After visiting the garden we took a look at Oberon Dam (http://en.wikipedia.org/wiki/Oberon_Dam) (https://www.statewater.com.au/Water+delivery/Dams/Oberon+Dam) and Lake Oberon. The dam feeds the Fish River Water Supply and provides water for the town of Oberon just a few kilometres away. Lake Oberon also provides recreation pursuits for the locals with fishing and boating opportunities.
Monday morning was damp and drizzly and not conducive for drying washing so a couple of loads went into the driers – of course the sun came out around lunch time but by then the clothes were dealt with and stored away. The rest of the day was spent leisurely doing very little.
Part of the reason for coming to Oberon was to see the Blue Mountains so we trucked ourselves off to one of the most well-known spots in the Blue Mountains – Katoomba (http://www.bluemts.com.au/info/towns/katoomba/) on a very windy Tuesday morning. The journey from Oberon to Katoomba was about 80 kilometres and it took us about an hour to drive down the windy range roads and negotiate the road works on the Great Western Highway around Hartley (http://en.wikipedia.org/wiki/Great_Western_Highway).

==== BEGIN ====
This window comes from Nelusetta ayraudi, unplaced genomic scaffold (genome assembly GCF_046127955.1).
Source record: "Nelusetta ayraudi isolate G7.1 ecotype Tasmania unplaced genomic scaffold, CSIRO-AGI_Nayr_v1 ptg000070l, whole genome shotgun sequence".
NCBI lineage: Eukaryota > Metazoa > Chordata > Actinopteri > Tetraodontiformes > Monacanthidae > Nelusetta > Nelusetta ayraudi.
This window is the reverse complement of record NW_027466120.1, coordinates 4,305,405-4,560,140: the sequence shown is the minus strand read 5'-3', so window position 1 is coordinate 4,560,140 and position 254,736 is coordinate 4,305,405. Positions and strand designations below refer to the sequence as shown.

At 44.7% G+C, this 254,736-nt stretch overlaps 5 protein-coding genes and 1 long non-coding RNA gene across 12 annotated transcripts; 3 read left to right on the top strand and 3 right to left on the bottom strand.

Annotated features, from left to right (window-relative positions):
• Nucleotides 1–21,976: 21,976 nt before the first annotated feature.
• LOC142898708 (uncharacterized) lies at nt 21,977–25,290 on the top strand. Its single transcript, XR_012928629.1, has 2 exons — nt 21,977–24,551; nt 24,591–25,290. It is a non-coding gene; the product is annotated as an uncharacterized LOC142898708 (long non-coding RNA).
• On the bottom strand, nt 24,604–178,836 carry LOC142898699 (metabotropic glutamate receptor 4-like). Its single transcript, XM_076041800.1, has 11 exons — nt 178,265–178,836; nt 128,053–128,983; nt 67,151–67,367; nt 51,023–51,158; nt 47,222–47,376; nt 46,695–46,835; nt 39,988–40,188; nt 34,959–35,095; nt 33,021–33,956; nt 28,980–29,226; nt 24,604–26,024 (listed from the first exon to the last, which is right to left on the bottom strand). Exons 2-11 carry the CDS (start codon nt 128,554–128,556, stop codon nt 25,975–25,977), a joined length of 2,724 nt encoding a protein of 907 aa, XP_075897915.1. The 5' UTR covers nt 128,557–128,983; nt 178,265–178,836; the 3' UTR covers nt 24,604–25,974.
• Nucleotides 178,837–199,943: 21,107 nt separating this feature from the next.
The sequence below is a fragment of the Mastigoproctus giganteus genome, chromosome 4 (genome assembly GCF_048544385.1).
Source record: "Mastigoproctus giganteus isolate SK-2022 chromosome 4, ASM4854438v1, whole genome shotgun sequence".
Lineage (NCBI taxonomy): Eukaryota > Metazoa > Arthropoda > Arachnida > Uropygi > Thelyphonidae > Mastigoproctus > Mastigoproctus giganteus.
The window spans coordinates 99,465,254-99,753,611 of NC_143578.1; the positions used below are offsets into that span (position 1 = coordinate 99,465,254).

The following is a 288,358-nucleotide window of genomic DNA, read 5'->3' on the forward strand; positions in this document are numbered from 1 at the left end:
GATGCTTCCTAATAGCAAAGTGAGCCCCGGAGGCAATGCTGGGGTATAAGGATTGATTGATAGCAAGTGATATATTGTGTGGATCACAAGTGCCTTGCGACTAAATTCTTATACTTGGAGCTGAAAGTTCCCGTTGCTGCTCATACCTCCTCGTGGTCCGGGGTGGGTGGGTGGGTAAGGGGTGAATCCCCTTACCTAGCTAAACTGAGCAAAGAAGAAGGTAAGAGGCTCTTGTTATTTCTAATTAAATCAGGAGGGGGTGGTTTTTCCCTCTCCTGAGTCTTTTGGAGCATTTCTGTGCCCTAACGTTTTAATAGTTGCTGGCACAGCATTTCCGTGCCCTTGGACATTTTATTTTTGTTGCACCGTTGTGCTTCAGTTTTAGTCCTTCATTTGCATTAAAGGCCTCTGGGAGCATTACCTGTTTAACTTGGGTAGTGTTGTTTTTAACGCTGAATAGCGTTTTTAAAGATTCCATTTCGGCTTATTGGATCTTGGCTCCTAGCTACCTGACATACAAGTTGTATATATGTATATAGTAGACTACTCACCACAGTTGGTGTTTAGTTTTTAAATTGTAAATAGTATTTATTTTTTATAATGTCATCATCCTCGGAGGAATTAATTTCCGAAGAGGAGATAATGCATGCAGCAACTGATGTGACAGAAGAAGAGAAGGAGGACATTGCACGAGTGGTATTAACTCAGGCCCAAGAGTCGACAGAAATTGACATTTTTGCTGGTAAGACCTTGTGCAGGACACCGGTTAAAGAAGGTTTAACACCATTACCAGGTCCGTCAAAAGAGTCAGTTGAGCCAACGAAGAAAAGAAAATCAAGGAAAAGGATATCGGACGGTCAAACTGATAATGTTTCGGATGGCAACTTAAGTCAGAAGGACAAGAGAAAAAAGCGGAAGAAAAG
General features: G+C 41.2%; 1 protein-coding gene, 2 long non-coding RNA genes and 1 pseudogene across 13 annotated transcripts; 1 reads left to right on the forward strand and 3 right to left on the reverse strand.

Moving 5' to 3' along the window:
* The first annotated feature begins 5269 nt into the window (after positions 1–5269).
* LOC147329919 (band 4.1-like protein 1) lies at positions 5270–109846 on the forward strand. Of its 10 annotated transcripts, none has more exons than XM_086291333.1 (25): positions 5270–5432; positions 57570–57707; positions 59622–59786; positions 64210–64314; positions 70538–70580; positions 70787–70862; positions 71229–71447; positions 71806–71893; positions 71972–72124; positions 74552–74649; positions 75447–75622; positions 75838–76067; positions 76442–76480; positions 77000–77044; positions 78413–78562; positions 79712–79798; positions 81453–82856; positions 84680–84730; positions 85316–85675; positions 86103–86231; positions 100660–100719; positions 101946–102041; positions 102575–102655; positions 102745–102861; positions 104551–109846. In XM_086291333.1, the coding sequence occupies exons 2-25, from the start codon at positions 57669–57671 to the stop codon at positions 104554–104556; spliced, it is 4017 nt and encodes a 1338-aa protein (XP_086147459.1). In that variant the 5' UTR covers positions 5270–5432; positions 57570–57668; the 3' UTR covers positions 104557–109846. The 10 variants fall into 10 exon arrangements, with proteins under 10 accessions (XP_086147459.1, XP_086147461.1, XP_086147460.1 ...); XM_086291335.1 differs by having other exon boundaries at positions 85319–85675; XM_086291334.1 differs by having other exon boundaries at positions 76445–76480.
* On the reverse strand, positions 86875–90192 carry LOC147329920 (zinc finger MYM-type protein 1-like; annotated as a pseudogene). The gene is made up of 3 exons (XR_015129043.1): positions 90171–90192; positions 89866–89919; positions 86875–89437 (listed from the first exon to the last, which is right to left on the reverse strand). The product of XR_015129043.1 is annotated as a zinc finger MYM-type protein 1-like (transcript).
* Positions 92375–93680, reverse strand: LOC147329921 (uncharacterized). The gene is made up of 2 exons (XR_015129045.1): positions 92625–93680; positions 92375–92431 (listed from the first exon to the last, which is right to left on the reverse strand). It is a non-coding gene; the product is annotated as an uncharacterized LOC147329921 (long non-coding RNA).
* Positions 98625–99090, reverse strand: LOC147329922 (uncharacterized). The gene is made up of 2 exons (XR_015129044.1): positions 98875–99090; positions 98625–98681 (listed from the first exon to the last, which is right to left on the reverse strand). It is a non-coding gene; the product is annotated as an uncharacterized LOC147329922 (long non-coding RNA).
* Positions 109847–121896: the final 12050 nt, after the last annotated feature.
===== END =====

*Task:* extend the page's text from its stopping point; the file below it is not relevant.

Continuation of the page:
Once we arrived in Katoomba we followed the tourist route around the escarpment visiting various lookouts along the way from Cahill’s Lookout to Gordon Falls Reserve. Probably the best known of these spots is Echo Point where a great view of the Three Sisters (http://en.wikipedia.org/wiki/Three_Sisters_%28Australia%29) can be achieved. This spot is extremely popular with tourists and people from many nations visit this location and tourist coaches line the street.
We stopped at Echo Point (and many other locations) braving the extreme wind to take many photos to record our journey, visited the Information Centre and grabbed a coffee at one of the local establishments. We took in the sites of the main street of Katoomba and enjoyed a delightful lunch at one of the many cafes – The Hatter’s Cafe (http://www.hatters-cafe.com.au/) – in town. This establishment is adjacent to The Hattery (http://www.bluemts.com.au/11842/the-hattery/) an establishment stocking a very extensive and interesting array of head gear.
By three o’clock we had seen all we needed to and headed back to Oberon to prepare for our departure on Wednesday.